MARY DALY: OBITUARY
“Radical lesbian feminist theologian Mary Daly died at age 81 on January 3rd. .. She held separate doctorate degrees in English, philosophy, and religion and was widely published. Her books include The Church and the Second Sex, Beyond God the Father: Toward a Philosophy of Women’s Liberation, and Pure Lust: Elemental Feminist Philosophy…
Mary E. Hunt, co-founder and co-director of the Women’s Alliance for Theology, Ethics and Ritual (WATER), announced Daly’s death in a bulletin from the Feminist Studies in Religion bulletin and said, “Her contributions to feminist theology, philosophy, and theory were many, unique, and if I may say so, world-changing. She created intellectual space; she set the bar high. Even those who disagreed with her are in her debt for the challenges she offered…She always advised women to throw our lives as far as they would go. I can say without fear of exaggeration that she lived that way herself.”
According to the National Catholic Reporter, Daly once wrote, “There are and will be those who think I have gone overboard. Let them rest assured that this assessment is correct, probably beyond their wildest imagination, and that I will continue to do so.” (read the full obituary here)
In honour of her passing I’m sharing a section from my PhD (below) which charts the evolution of her feminist theology:
Mary Daly : Reweaving the Journey
Mary Daly began her scholarly exploration in the discourse of classical Catholic theology. Her experience as a woman within the confines of this tradition provoked her to launch a fervent, feminist post-Christian attack on sexism in the Church and society at large in her books The Church and The Second Sex (1968) and Beyond God the Father (1973) (Stuckey 1998, 77). She wrote that “if God in ‘his’ heaven is a father ruling his people, then it is the ‘nature’ of things and according to divine plan … that society be male dominated. Within this context, a mystification of roles takes place: The husband dominating his wife represents God ‘himself’” (Daly in Christ 1979, 275). While her work recognised the women’s movement as ontological, her early impulses were to revolutionise the Church. While recognising that He needed to be rethought and re-worded in this early phase Daly still felt the need to ‘save’ God, as the ground of being and core spiritual essence (Daly 1992, 222: also Campbell 2000, 175). Her response was ‘God the Verb’. In the process of “leaving the patriarchal space-time of God the Father” women might participate in God the Verb a “form-destroying, form-creating, transforming power that makes all things new” (Daly in Stuckey 1998, 77).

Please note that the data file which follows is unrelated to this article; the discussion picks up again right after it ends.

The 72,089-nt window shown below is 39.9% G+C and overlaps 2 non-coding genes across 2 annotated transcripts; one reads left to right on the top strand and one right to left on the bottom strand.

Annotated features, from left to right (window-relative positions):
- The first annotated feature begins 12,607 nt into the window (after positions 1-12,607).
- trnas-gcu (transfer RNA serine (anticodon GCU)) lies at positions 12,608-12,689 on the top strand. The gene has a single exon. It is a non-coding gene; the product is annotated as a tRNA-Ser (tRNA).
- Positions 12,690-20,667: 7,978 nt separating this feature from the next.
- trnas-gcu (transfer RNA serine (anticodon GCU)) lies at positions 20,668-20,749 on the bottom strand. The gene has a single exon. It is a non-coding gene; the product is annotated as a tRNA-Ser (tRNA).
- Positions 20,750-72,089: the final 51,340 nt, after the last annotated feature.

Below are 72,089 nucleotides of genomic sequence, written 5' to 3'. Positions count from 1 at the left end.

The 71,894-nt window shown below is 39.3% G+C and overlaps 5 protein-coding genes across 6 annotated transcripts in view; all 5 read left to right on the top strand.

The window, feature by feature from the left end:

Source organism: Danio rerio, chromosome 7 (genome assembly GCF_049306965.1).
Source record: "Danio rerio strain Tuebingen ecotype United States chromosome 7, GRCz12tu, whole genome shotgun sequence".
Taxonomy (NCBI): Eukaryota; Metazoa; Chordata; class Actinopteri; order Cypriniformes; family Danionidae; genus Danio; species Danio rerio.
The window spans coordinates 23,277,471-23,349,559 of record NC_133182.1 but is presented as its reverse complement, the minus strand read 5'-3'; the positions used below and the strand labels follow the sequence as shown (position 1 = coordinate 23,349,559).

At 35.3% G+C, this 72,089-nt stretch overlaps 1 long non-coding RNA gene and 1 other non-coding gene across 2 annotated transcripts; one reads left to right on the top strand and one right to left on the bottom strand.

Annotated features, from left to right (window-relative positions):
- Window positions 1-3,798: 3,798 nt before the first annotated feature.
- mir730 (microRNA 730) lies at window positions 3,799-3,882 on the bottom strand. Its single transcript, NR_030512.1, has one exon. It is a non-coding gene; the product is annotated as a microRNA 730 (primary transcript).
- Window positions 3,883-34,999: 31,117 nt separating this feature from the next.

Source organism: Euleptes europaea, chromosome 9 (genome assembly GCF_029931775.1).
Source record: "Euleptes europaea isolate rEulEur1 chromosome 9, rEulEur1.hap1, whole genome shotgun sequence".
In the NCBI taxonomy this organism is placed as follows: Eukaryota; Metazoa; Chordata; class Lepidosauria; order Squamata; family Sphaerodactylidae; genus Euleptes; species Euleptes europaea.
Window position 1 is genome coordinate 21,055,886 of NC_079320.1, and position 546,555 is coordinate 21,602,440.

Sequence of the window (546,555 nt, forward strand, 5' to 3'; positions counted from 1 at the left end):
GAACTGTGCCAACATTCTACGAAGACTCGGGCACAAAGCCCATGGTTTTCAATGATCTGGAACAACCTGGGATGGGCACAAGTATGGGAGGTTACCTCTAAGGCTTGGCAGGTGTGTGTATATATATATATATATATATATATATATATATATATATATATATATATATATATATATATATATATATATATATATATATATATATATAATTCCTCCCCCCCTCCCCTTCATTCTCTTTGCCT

Daly’s early work was significantly responsive to the progressive theology of Paul Tillich. Tillich posed ‘Being-itself’ (a metaphor for God) as a response to the “universal ‘human’ existential dilemma” of non-being (Scheider 2000, 59). For Tillich, ‘New Being’ appeared in the figure of Jesus Christ as the reality and possibility of “reconciliation and reunion, of creativity, meaning and hope” (Schneider 2000, 59-60). Daly recapitulated ‘Being-itself’ to the specifics of woman’s confrontation with the dilemma of patriarchy: ‘Women’s Be-ing’, ‘New Be-ing’ and ultimately ‘Metabeing’ were infused with “an evolutionary understanding of the nature of the immanent and the transcendent” (Schneider 2000, 68). ‘Women’s Be-ing’ was manifest in the “unfolding of woman-consciousness”. This consciousness was created through the confrontation with, and journey beyond, patriarchal space, and as such Daly recognised the feminist journey itself as “an intimation of the endless unfolding of God” (Daly in Campbell 2000, 175).